Australia's Prime Minister Scott Morrison wants unemployed Australians to get jobs. (AAP Image/Mick Tsikas) NO ARCHIVING
Australia's Prime Minister Scott Morrison wants unemployed Australians to get jobs. (AAP Image/Mick Tsikas) NO ARCHIVING

More Newstart will help more people into jobs

SCOTT Morrison and at least most federal government MPs want unemployed Australians to get a job. What they don't want is for Newstart Allowance to be raised.

All well and good if there were plenty of jobs to go around and unemployed Australians on Newstart had enough disposable income, after paying all their bills and necessities of life, to be able to afford all the fuel required to drive around the countryside to look for work.

The problem is - there isn't plenty of jobs to go around and Newstart Allowance is not enough to allow for anything bar the most essential of travel from point A to point B.

Not that such a logical and common sense equation is understood by Mr Morrison and a swag of his MPs, and many on the Labor side as well.

Mr Morrison and his fellow parliamentarians who are against momentum to have Newstart Allowance increased substantially, but not excessively, need to get real.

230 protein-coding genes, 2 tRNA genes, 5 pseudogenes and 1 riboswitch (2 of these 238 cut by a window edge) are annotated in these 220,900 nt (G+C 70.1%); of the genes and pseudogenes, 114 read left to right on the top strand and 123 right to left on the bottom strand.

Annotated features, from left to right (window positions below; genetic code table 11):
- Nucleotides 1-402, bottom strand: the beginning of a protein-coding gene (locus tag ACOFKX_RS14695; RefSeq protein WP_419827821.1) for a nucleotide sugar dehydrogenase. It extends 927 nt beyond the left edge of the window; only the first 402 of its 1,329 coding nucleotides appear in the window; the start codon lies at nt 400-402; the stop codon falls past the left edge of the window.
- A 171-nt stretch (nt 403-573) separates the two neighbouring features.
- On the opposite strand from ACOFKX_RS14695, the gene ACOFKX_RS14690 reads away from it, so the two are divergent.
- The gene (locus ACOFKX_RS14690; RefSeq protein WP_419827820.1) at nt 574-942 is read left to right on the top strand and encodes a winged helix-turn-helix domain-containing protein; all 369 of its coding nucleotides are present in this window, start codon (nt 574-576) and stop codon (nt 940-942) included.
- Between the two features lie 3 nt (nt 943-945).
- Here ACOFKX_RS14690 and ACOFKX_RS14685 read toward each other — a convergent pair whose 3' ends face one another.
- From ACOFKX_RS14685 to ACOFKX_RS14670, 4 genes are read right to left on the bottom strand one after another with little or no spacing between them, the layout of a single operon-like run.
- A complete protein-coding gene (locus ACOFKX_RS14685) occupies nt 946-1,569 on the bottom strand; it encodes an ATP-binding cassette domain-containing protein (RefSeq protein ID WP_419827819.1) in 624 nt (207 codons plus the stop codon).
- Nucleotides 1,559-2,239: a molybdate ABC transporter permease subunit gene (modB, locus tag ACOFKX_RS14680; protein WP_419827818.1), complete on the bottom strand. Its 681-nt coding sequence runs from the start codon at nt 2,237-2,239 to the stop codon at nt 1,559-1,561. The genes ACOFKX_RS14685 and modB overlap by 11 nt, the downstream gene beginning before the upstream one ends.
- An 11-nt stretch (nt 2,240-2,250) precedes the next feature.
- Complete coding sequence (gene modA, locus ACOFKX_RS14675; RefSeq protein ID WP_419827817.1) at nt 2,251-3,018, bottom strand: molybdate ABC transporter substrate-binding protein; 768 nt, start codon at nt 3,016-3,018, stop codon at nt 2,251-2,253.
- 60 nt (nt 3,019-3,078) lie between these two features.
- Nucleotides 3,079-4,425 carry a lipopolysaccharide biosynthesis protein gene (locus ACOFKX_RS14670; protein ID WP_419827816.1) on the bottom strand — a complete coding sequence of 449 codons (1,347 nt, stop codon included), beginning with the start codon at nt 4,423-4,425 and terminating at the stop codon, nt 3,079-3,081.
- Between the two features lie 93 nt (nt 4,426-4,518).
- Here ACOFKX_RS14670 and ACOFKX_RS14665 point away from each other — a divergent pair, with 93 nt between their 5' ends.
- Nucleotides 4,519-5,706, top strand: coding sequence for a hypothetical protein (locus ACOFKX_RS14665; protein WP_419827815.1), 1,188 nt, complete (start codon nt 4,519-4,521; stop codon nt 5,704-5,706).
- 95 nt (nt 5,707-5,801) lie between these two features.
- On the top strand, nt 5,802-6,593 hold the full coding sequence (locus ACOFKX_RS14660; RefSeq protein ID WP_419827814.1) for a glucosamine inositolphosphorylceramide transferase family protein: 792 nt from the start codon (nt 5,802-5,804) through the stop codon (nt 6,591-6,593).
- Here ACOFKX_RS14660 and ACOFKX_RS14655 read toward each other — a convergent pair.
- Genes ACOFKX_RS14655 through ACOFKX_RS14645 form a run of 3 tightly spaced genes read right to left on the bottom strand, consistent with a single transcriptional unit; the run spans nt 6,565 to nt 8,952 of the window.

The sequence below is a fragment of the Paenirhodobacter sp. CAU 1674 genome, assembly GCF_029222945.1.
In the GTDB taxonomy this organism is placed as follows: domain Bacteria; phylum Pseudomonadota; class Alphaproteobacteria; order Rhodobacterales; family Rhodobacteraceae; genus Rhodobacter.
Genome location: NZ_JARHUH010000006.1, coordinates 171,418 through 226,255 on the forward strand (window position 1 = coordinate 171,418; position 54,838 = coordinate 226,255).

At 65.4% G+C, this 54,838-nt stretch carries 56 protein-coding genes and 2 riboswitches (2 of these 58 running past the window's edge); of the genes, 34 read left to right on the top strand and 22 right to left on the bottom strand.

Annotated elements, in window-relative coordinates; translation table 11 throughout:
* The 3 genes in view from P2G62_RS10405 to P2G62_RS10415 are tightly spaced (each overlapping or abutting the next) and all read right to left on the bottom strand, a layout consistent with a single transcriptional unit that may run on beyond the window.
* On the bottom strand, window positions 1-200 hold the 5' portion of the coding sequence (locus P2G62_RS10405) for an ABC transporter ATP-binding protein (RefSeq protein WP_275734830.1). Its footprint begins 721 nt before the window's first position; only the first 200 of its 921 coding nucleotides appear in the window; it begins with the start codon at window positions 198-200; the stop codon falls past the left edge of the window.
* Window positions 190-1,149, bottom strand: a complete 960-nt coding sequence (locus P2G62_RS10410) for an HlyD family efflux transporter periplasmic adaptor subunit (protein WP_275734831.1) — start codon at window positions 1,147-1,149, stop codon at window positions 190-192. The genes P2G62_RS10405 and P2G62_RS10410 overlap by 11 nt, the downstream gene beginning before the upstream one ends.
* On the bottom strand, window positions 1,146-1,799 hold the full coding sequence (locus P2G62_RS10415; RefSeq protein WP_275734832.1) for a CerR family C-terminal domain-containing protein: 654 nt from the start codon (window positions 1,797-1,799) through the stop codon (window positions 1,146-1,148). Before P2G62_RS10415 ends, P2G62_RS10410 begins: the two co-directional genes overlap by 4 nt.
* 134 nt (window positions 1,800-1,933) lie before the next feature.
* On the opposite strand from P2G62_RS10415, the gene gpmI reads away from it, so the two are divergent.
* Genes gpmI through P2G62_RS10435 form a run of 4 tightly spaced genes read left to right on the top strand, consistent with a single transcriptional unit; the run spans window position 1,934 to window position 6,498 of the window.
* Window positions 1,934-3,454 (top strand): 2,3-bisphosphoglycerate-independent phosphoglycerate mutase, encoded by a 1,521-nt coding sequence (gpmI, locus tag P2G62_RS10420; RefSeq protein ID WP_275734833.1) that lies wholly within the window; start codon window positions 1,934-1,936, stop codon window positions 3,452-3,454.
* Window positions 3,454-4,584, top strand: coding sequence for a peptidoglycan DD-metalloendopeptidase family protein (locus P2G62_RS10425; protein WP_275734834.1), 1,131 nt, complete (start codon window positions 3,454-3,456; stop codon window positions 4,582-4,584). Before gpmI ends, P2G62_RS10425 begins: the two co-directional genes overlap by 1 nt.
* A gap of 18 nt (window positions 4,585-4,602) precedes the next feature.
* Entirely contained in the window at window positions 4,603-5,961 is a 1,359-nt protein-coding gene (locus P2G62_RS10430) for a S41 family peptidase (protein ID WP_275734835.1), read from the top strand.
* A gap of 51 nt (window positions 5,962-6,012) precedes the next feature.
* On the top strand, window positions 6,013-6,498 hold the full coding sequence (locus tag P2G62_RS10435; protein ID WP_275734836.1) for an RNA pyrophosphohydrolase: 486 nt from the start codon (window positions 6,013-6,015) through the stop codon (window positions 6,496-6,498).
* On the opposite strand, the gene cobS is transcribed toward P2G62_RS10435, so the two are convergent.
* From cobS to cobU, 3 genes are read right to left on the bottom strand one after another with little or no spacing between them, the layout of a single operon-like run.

At the very least, in line with constant cost of living increases over the past decade or more, Newstart Allowance should be immediately increased to a flat $300 a week.

That extra $30 to $35 a week for Newstart recipients would at least allow for some extra travelling and fuel expenses which inevitably have to be incurred if jobseekers are genuinely looking for work outside their immediate area of residence.

Take me for example, being in Laidley.

Am I going to travel to somewhere like Toowoomba or west Ipswich once a week looking for work which more than likely I won't find if the round trip of $20 in fuel is going to eat into the pittance I have left over each week which I need to pay for food, electricity and rates?

I am not going to.

It's that simple. Just about every unemployed Australian in regional areas is in exactly the same boat.

They are living below the poverty threshold, on an "inadequate" Newstart Allowance, holed up in their own town, which more often than not are wracked by hyper unemployment.

On top of that jobseekers are weighed down by anxiety, depression and isolation as well as crushing financial pressures.

When you feel like that and are in that predicament, you are not exactly a ball of energy, full of life and zest and capable of looking for work. The message to all federal politicians who are anti-Newstart increase in two words is "wake up'.

TIM BADRICK, Laidley